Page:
That the special tribunal formed to deal with stock market-related cases has been sitting idle for nearly three years would surely surprise many.
With stories galore involving irregularities and manipulation in the capital market,it sounds quite abnormal that none has approached the tribunal, even with a single complaint during the last 35 months. There must be a few gaps that have kept the tribunal more or less non-functional.
The government established the special tribunal in 2012 as the relevant stakeholders wanted it for a smooth and expeditious trial of stock market-related cases. The creation of the tribunal was necessary since the normal courts remain preoccupied with other cases and they do not find time to deal with stock market-related cases. Besides, specialisation is necessary to handle equity-related cases. However, the government dragged its feet over making the tribunal operational through the appointment of the judge and relevant officials. In the middle part of 2015, the tribunal heard its first case.
As mentioned in a report published in this paper on Friday last, the tribunal handled a few cases since its formation until now. Most of the cases were about the 1996 share market scam. But the high court stayed nearly half of those cases. The securities regulator remains to be the key provider of cases to the special tribunal. That is the area where the problem lies. The Bangladesh Securities and Exchange Commission (BSEC) needs to transfer enough cases to the tribunal to justify the latter's existence.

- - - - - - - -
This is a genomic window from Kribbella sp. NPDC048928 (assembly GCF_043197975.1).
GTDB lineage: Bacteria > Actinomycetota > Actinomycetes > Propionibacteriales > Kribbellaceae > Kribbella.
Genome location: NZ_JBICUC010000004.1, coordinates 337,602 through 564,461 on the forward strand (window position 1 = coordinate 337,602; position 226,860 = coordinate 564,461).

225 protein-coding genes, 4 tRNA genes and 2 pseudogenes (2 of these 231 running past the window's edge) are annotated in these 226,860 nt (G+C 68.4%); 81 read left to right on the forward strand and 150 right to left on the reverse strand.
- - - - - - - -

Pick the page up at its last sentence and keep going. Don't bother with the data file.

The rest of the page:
Looking at the situation prevailing now, one has reasons to believe that the jurisdiction of the tribunal has been kept very narrow. For instance, it does not enjoy the authority to deal with certificate cases. The BSEC files a good number of such cases with the lower courts. Any aggrieved investor does also enjoy the right to file cases against an errant listed company or brokerage house or relevant others.
If not that big, the government is spending some amount of public money every month on paying salaries to the functionaries, paying office rent and meeting other expenses for the tribunal. Not only is the taxpayers' money involved here but also an important area of concern remains virtually unaddressed. When other courts are overwhelmed with cases, apparently the special tribunal has no work.
Opting for litigation is not advisable. But a genuinely aggrieved person/organisation should be able to take recourse to legal measures. Bangladesh stock market is one place where manipulations are believed to be rampant. Manipulators, big and small, have always played their part in misguiding investors in the matters of prices of shares and company financials.
Lately, there have been measures to rein in manipulative activities. Yet manipulators are still very much active. So, the system of seeking legal redress concerning stock market issues needs to be strong and handy. Everybody expects the BSEC to play its part in ensuring that.